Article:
Ted Cruz Drops out of Presidential Race: Here's What This Means

Results for Indiana’s Republican primary have just surfaced and business mogul Donald Trump emerged as the clear winner, leading Ted Cruz by around 18 percentage points. Since, Ted Cruz has just dropped out of the race for president, telling supporters in Indianapolis on Tuesday night, “From the beginning, I have said that I will continue on as long as there is a viable path to victory. Tonight, I am sorry to say, it appears that path has been closed.”


In suspending his campaign, Cruz has surprised a nation not necessarily because we actually believed for a second that he’d end up in the White House, but because of his show of unwavering confidence just a week ago. After all, with half as many delegates as Trump, he literally attempted to reinvigorate his stagnating campaign by naming former presidential candidate Carly Fiorina his running mate. And now… this.

On some level, however, it’s pretty clear Cruz and Ohio Gov. John Kasich understood Trump was likely to become the nominee as early as last week, motivating them to join forces in an attempt to #StopTrump. Ahead of the Indiana primary, Trump needed just 60 percent of remaining delegates to become the nominee. Cruz needed 90 percent and it was “mathematically impossible” for Kasich, so recognizing neither had good chances, they decided to coalesce, if only just to hurt Trump’s.

However, it appears that following his loss on Tuesday, Cruz not only recognizes that his own chances aren’t good, but ultimately that his #StopTrump plan wouldn’t end up all that effective either. And when the man viewed as the Republican party’s last option to avoid nominating Trump is essentially calling it for Trump, well… take from that what you will.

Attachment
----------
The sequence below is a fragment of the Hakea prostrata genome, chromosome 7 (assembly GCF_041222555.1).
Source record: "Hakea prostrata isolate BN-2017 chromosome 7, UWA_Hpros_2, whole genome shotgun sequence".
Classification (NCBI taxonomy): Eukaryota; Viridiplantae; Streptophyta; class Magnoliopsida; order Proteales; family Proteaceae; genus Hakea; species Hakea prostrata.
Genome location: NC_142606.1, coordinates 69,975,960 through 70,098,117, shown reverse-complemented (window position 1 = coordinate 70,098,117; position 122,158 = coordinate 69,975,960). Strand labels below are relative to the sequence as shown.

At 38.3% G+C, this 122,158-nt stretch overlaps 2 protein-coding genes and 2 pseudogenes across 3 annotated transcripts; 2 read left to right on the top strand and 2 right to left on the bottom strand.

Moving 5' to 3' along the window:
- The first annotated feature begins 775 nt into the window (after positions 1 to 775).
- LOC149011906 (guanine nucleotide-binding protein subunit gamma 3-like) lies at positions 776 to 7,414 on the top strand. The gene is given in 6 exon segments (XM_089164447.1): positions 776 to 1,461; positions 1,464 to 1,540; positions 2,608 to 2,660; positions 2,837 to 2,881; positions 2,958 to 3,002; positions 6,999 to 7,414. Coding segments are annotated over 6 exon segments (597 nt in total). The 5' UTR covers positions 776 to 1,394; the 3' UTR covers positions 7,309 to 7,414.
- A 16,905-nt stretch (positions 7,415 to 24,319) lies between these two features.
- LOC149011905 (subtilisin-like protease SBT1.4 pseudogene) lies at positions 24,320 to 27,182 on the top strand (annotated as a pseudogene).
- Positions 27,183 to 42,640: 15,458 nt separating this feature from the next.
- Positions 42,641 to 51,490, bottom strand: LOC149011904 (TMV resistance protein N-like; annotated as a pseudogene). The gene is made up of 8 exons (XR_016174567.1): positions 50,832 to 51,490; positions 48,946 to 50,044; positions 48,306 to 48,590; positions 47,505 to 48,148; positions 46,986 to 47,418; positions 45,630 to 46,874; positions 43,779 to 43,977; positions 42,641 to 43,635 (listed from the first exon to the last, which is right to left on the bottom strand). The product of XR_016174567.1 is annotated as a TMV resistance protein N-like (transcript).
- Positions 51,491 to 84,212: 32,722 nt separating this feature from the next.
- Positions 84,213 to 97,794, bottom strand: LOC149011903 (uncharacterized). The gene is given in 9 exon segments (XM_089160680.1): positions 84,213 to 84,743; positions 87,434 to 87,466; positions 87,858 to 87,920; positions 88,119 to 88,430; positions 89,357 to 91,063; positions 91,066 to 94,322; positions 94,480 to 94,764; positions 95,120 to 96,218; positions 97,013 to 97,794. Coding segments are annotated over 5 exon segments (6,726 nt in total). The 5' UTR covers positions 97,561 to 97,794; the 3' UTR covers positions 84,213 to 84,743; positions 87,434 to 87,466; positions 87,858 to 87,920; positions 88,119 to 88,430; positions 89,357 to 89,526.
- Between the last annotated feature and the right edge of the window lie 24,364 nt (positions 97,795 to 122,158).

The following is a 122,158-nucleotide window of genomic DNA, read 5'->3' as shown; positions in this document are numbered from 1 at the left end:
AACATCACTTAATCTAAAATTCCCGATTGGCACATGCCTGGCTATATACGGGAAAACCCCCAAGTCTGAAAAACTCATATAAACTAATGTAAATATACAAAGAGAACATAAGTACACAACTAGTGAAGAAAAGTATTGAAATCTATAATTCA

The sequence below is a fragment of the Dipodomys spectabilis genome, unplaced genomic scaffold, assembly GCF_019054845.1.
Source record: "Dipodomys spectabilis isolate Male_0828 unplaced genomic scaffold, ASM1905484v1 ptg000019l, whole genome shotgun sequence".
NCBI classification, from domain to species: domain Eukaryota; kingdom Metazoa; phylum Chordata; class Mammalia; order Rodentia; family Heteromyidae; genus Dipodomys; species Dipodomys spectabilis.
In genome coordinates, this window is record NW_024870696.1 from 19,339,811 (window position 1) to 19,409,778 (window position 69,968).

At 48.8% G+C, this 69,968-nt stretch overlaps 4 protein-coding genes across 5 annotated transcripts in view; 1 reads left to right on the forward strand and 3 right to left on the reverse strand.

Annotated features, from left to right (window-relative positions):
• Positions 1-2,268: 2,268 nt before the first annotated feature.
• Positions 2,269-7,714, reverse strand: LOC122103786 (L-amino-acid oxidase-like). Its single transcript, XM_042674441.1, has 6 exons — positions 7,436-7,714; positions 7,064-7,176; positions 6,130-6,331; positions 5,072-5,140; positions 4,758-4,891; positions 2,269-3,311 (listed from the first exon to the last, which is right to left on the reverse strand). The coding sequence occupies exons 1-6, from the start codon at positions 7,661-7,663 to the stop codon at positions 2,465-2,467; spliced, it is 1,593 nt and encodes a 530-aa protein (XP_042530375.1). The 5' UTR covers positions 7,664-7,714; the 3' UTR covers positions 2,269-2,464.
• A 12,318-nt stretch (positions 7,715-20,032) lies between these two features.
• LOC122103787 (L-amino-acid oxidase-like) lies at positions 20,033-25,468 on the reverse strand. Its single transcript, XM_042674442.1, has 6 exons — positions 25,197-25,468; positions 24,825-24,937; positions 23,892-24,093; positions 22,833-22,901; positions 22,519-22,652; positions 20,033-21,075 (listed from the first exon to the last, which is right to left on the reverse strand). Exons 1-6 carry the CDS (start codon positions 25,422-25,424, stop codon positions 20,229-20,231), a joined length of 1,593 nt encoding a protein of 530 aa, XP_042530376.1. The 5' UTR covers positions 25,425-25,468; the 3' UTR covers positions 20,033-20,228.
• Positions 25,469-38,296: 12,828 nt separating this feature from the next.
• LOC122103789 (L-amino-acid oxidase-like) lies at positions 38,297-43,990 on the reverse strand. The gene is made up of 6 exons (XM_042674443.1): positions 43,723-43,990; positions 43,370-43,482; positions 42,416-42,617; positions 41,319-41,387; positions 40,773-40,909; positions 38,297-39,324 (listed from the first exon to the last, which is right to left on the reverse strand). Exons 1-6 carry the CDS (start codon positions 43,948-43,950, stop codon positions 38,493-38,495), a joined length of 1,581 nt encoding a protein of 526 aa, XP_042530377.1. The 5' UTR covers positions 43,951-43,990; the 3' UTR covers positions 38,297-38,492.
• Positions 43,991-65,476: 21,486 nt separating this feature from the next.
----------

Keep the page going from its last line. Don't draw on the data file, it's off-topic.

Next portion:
It’s true that Kasich has yet to suspend his campaign, but that doesn’t change the fact that at this stage in the race, it would take a math-defying miracle for him to be the nominee.

At the end of the day, Cruz’s campaign and its affiliated super PACs had enough money to stay in the race, according to a recently released finance report showing the campaign still had around $9 million. On some level, Cruz’s decision to opt out appears to have been more of a pride issue. Time reports that Cruz allies claimed he wouldn’t stay in the race if were “impossible for him to win.” The magazine reports that his top advisers “do not want their friend embarrassed by a campaign that goes on too long.”

That the Texas senator made it to the Republican party’s top three, and became the de-facto candidate for Republican voters seeking to stop Trump, was already surprising enough considering his poor relationships with most Republican officials and peers. Just last week, former Speaker of the House John Boehner identified Cruz as “Lucifer in the flesh.”

Cruz himself has not held back this election season, just this morning unloading on Trump with some of his deepest digs yet. He appealed to voters by calling Trump a “pathological liar,” “utterly amoral,” and claiming the front-runner would likely lead America “into the abyss.” However, these pleas for voters wound up futile.

Sure, Cruz isn’t exactly a sympathetic figure, nor one worth celebrating, when you consider his terrible comments and stances on issues like LGBT rights (namely transgender individuals) and abortion, but one thing I’ll frankly miss beyond words is the memes inspired by his campaign. Not sure what I’m referring to? Just yesterday, I’m sure you enjoyed seeing his delightfully bizarre handshake with losing-mate Fiorina light up your social media feeds. And at the end of the day, who isn’t going to miss getting to say one of the presidential candidates of this great nation is the Zodiac killer?

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